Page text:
For example, telehealth is a booming industry that often aligns with the SDGs. Providing access to doctors via online platforms gives individuals who may not have access to care the ability to speak with a doctor anywhere in the world. It can also grant easy access to mental healthcare professionals, especially in areas where mental health is still stigmatized. This aligns with the SDG3 goal which covers worldwide health concerns.
Another possible SDG investment may be in backing infrastructure projects such as affordable housing and healthcare facilities. These types of projects align with the SDG10 goal of improving equality, the SDG1 goal of eradicating poverty, and the SDG3 goal of improving worldwide health. Because these cover important SDG goals, they are also more likely to be backed by policymakers and other entities that support the SDGs, improving the chances of financial gain.
But, as with any investment, you want to be sure that you will make a profit. After all, investing isn’t charity. Intelligent SDG investing can return a sizable yield. For example, two African startups that are SDG-aligned, Flutterwave and Paystack, saw massive value growth of up to US$1 billion after closing funding rounds. Furthermore, the green bond market saw a 51% growth in 2019 (to around US$261 billion). Clearly, there’s money to be made in SDG investments.
When making SDG investments, make sure that you’re doing so wisely.
Don’t just consider the financial rewards from such an investment. Really look into the company to ensure that they are truly aligning with the SDGs in a targeted and measurable way.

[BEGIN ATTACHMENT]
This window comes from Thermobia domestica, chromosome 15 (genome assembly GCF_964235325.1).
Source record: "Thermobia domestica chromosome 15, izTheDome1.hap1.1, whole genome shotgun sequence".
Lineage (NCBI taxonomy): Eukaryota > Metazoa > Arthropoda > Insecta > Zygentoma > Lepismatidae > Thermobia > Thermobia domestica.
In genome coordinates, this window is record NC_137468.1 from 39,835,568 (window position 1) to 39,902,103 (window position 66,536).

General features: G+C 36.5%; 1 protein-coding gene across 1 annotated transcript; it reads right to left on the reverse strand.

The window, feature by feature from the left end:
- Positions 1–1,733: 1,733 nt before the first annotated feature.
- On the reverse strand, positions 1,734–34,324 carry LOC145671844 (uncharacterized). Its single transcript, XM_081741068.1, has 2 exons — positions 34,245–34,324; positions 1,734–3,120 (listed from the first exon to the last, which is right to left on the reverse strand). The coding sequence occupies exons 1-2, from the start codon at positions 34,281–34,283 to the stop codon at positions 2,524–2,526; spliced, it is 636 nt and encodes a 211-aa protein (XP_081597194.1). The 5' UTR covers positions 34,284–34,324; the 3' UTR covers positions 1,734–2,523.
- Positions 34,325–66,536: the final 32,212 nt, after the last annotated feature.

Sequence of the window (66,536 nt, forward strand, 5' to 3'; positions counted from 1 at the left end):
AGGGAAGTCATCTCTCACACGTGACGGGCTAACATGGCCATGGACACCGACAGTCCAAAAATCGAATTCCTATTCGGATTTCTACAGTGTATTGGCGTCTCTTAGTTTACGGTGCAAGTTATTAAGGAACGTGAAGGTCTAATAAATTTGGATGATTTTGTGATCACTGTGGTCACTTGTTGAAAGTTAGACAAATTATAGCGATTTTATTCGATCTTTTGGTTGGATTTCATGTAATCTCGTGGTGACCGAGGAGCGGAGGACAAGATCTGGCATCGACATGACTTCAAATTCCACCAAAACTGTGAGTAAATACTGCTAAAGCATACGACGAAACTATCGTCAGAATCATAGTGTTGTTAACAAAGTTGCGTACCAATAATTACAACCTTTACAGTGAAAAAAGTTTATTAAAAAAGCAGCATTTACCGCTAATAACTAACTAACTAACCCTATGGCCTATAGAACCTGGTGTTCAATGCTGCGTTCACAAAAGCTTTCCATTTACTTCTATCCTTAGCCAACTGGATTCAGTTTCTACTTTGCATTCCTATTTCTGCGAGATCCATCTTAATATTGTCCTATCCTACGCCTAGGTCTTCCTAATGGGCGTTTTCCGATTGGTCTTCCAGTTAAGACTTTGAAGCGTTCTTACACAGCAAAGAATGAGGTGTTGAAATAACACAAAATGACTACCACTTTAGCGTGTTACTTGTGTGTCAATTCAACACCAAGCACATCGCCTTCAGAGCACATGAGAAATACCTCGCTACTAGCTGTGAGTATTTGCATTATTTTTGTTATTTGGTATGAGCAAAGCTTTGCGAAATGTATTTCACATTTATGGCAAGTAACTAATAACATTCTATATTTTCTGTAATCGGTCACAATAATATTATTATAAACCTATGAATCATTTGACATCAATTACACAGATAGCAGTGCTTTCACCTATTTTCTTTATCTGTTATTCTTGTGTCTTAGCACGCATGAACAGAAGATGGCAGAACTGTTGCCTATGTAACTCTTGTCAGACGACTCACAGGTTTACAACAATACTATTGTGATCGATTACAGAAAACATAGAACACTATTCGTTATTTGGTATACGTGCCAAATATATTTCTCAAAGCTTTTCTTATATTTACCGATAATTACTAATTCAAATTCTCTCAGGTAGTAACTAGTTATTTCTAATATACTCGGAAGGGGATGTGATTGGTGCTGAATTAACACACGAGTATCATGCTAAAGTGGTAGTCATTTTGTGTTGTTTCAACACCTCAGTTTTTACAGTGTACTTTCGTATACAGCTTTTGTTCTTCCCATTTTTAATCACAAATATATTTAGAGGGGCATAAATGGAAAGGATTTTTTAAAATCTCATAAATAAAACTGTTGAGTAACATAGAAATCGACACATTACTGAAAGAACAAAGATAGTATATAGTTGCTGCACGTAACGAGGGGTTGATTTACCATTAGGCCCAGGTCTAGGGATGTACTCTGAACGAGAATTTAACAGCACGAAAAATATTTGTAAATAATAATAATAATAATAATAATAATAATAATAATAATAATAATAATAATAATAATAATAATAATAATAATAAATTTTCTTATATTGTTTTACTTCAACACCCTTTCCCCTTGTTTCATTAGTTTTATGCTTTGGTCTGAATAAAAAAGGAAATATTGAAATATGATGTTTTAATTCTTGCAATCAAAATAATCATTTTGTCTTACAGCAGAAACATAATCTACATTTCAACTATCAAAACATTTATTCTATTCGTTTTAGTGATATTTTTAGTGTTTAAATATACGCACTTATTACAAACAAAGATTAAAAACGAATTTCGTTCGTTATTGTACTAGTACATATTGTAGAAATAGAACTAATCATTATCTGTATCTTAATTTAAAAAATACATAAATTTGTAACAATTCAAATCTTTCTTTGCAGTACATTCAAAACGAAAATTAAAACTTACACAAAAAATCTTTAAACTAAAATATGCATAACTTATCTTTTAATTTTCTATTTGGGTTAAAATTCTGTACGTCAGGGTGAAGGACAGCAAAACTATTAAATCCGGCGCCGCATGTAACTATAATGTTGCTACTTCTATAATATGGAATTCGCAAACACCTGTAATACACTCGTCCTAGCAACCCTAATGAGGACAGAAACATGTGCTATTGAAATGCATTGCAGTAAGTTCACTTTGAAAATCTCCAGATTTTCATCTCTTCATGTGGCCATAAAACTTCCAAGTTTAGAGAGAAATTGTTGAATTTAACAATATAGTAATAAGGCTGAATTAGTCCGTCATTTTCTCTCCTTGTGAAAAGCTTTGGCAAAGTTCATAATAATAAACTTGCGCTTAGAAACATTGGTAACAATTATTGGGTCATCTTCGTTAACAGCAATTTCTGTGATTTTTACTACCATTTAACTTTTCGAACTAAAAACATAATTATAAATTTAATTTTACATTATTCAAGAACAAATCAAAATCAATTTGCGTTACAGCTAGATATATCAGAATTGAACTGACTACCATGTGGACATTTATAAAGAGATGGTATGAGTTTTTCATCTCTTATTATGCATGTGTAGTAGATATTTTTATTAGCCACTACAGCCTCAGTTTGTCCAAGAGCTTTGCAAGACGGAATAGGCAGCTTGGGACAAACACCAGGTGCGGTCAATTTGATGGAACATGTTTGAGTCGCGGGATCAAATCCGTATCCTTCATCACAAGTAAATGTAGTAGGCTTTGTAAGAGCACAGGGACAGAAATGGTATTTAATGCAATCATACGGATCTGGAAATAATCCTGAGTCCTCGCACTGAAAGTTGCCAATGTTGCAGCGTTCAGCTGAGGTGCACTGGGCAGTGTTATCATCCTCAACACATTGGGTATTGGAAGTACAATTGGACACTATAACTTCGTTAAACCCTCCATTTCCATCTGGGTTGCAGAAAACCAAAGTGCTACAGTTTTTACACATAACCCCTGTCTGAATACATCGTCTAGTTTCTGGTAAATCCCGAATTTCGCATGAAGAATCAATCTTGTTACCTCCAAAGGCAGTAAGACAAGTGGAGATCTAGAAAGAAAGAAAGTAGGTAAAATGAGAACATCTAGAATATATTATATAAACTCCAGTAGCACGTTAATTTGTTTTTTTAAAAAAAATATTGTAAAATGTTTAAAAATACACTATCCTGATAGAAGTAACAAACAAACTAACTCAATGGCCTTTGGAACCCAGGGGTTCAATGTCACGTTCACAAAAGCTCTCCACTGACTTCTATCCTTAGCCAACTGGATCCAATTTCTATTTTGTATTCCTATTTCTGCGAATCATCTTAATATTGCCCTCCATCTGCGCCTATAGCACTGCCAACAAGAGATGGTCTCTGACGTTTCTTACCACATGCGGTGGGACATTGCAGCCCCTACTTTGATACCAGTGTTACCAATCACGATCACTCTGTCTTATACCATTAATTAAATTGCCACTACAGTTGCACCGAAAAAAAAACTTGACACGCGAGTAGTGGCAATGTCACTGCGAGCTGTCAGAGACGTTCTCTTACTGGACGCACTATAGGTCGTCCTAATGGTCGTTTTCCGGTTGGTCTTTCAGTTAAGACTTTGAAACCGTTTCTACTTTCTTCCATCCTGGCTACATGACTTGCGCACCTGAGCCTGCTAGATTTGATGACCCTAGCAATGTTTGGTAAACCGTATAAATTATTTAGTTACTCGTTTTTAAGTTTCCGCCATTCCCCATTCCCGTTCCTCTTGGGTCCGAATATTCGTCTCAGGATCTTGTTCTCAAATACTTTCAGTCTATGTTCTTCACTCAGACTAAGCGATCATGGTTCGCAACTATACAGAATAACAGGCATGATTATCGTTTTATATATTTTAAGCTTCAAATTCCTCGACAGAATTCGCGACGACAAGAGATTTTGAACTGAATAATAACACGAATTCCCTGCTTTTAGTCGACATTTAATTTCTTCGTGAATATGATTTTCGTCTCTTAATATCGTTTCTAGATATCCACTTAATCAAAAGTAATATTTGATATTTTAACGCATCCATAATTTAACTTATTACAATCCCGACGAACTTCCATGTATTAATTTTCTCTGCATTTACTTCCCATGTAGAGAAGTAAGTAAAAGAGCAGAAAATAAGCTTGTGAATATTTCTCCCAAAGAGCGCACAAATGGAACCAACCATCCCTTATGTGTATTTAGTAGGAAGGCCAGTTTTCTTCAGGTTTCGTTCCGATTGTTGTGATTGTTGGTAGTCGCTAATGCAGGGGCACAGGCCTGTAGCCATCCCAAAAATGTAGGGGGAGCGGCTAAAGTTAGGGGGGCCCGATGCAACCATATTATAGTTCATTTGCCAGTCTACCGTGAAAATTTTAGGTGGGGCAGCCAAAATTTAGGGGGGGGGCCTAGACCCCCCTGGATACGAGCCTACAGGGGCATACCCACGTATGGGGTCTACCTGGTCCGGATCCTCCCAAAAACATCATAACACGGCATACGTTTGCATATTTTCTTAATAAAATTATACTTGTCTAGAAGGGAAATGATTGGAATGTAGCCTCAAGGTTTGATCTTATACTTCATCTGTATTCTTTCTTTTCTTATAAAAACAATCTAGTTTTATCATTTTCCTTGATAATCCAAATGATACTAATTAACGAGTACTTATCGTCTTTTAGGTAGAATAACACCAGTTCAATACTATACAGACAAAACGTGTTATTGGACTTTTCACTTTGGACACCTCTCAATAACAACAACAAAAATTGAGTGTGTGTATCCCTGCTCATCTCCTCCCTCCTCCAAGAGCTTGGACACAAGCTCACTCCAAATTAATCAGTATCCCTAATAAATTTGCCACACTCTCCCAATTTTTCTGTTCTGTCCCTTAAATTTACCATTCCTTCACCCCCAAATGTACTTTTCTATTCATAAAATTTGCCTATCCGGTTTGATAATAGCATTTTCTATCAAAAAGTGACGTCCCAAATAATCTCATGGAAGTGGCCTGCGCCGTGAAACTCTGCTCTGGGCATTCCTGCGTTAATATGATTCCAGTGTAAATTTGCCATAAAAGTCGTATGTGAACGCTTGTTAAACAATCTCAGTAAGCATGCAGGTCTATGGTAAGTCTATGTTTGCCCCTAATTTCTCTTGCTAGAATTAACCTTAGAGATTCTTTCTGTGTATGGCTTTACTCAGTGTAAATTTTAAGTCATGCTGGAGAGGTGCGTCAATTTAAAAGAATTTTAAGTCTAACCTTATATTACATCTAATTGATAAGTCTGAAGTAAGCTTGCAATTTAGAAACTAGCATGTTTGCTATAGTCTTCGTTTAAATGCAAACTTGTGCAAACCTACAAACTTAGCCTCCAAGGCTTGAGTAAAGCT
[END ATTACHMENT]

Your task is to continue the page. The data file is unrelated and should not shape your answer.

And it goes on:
How TONTOTON aligns with the SDGs
Besides investing in companies that align with the SDGs, you also need to make sure that your company aligns with the SDGs. This will encourage impact investors and investors that care about the SDGs to invest in your company, ensuring future growth. Partnering with TONTOTON can be your first step toward SDG alignment.
TONTOTON is a business. We are not a non-profit or NGO. We are a certified plastic credit system that uses the money we earn from selling plastic credits to employ individuals to remove plastic waste from vulnerable communities in Vietnam and Cambodia. We provide competitive wages to waste pickers, allowing them to better support their families while removing harmful plastic waste from their own villages.
We’ve monetized a type of plastic waste that was previously ignored—what we call orphan plastic—encouraging waste pickers to clean up more than recyclable trash. This leads to cleaner communities, limits the amount of plastic waste that ends up in the ocean, and provides much-needed employment to low-skilled workers. Once the plastic waste is collected, we send it to cement factories for co-processing where it is converted into energy and raw materials. This results in zero waste.
Our plastic credit system aligns with the SDG1 goal of eliminating poverty, the SDG11 goal of creating sustainable communities, the SDG12 goal of responsible consumerism, and the SDG11 goal of keeping our oceans clean.
Partnering with TONTOTON is easy. All you have to do is purchase plastic credits in the amount of plastic waste that your company wants to take responsibility for. While this investment won’t yield a traditional return, it will allow your company to minimize its plastic waste while supporting programs that align with the SDG goals. With legislative ideas like Extended Producer Responsibility (EPR) gaining more traction, companies will be held financially responsible for their environmental and social impact. By taking responsibility for your plastic waste now, you could be saving your company financial repercussions in the future.
SDG investing isn’t just the right thing to do, but a responsible financial decision as well. Take your first steps into impact investing today and make your company promising to SDG investors by partnering with TONTOTON today.